“We will have resources available. We’ll have some books for them to check out if they want to read, and websites with information. She added, “Renita and I are not the know-all, end-all about any of this. If they have questions, we will help them find the resource and the answers, hopefully.”
Renita said attendance at the cafe will grow with time, and people in the community are talking about the great need for something like this. Kathy said they order the goodies from West Central Industries. “And we have great support with the West Central Dementia Awareness Network. They are an amazing group of people that have come together who have a lot of compassion, caring, a lot of passion for what they do.” They work in facilities with folks with different dementias.
Kathy said she doesn’t believe she knows anyone whose life has not been affected in some way or they don’t know someone with dementia issues. “I think there’s more and more need out there and that’s what the West Central Dementia Awareness Network is trying to do.”
Renita said dementia just means brain changes, and there can be multiple reasons – there can be Alzheimer’s with the plaques and tangles, there can be Lewy body where there’s actually Lewy bodies in your brain. It can be from a fall or traumatic brain injury. It can be cardiovascular due to plaques or bleeds in the brain, and those are just a few. There are many, many more causes.
And often times, when you speak to neurologists in the medical field, it’s a combination of things, she said.
“My grandmother had cardiovascular dementia, and she fell down many times, so on top of that, having these little mini strokes, she also suffered from traumatic brain injury. Back then did we know it? No,” she said. “She received the best treatment at that time but now with further knowledge of brain injuries and the abilities to look at brains through spec scans and that sort of thing, you can see the actual changes. So, in the words of one of my beloved patients I get to serve, she stated ‘I have Alzheimer’s disease, the mysterious illness.’”
Renita said so much research is ongoing, and they still don’t know what causes Alzheimer’s. “There are potential reasons and causes, but we don’t know enough and that’s the beauty of having an Alzheimer’s group, and different research people are obviously still doing a lot of work so we’re hoping in our lifetime we can know a whole lot more.”
Alzheimer’s comes on gradually, she said, and the older we get, the more likelihood there is of each of us having some form of brain changes. “We need to pause and allow more connections in the brain as we all age.”
The first thing to look for are some changes and then just watching and being with people.
“It’s very important to get data information from those that are with the people a lot.” One concern they have is that a patient may visit a physician because there are a lot of medical conditions that can cause symptoms that look like dementia or brain changes when it might be related to the thyroid, a urinary tract infection or a whole host of other things.
“It really is not just one specific thing. It’s gathering as much information you can and going to a local physician, and they can often times, if need be, make a recommendation to go to a neurologist, a gerontologist or someone trained in that field. We have tremendous practioners and medical doctors too that have been so helpful in helping make this kind of rule-out diagnosis.”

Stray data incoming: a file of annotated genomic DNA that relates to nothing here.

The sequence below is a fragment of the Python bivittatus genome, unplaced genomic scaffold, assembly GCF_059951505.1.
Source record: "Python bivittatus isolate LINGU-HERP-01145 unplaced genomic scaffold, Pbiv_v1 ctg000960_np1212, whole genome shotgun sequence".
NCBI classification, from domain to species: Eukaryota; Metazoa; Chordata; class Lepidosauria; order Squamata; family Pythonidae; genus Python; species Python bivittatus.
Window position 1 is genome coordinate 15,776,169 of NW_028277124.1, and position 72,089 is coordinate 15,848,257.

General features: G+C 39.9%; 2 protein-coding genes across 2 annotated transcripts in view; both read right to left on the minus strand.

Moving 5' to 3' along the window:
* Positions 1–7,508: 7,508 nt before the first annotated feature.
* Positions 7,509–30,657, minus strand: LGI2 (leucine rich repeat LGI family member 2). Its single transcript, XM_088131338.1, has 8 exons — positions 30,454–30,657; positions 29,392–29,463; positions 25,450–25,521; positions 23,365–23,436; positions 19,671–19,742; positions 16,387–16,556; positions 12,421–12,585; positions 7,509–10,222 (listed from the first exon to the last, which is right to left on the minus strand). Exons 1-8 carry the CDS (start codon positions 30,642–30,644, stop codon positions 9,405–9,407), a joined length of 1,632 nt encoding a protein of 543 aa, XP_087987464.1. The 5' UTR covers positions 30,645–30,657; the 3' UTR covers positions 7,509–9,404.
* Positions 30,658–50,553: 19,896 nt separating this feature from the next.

Kathy said with her mom, the first thing she noticed that wasn’t right was her mom’s cooking. “She was an amazing cook, always made homemade bread. We never had any store bought bread in our house. It was her cooking; all of a sudden she couldn’t remember how to do some of those things, and foods were different, and it was maybe something isn’t right.” Kathy also recalled that when her mom and dad would come to visit, they’d be in the middle of a conversation, and she would all of a sudden get up and say “‘Lloyd we need to get home,’” and they always said, “Mom, gosh we’re having this nice conversation,” but she’d say “No it’s time to go home.” It wasn’t until I read a book called The 36-Hour Day, how that is one of the signs of something being wrong.” They feel the most comfortable in their own home and in their own environment, she said, so her mom was on edge, and it was time to go home. “That was one of the first signs.”
Renita said when you think about any age in time, where do we want to go when we’re tired, overwhelmed, or not feeling well? We want to go home. “That’s with this memory cafe too. We want a home-like feel to it, a home-town feel so that’s why we want the same location, the same decorations, the same pattern and that real comfort of home-like feel so they can open up and feel comfortable is our goal.”
Kathy said they’re hoping this cafe will take off and grow. “The need is out there.” They have some amazing backup facilitators that Renita found, Kathy said, and they’re excited about that.
Renita said they think the people who are going to come through the door are going to come up with the best stuff. “The one thing too that stands out in my mind is when you go to have coffee with your friends or your family members, who brings their little agenda with the five, 10 items on there. I have to admit for me that’s a little different because that’s how we would have a gathering. This one is truly the ebb and flow for the people by the people and that’s the intriguing part.” There definitely won’t be any agenda, Kathy said.
The coffee is on, and treats are there, and smiles will be there as well, said Renita. “We’re also hoping the humor comes along with the relaxed atmosphere because we all know when people are relaxed, through the hardest times in our life there are times that a bit of humor goes a long way.” Kathy said when they went to J. Arthur they saw that too. “It’s a serious thing, and you have a lot of serious things in your life, especially when you’re facing those issues, but there is a lot of laughter too.”
Renita said it was so great, coming to the J. Arthur group that had been meeting for a while. “The twinkle in each of their eyes, the warmth and the leaning in, just being there was quite amazing, and these are the folks that had dementia, and once you saw them engaging that was forgotten but was so clear was still their honesty on the difficult things they were sharing. They were the most awesome resources for one another.” She said it was so heartwarming how they helped each other with ideas and thoughts. “That was a real piece for me that I’ll never forget.”
Kathy said they’ll do this with a lot of help from a lot of people. Interested people can call Kathy at 320-235-8573 or Renita at 320-212-7086.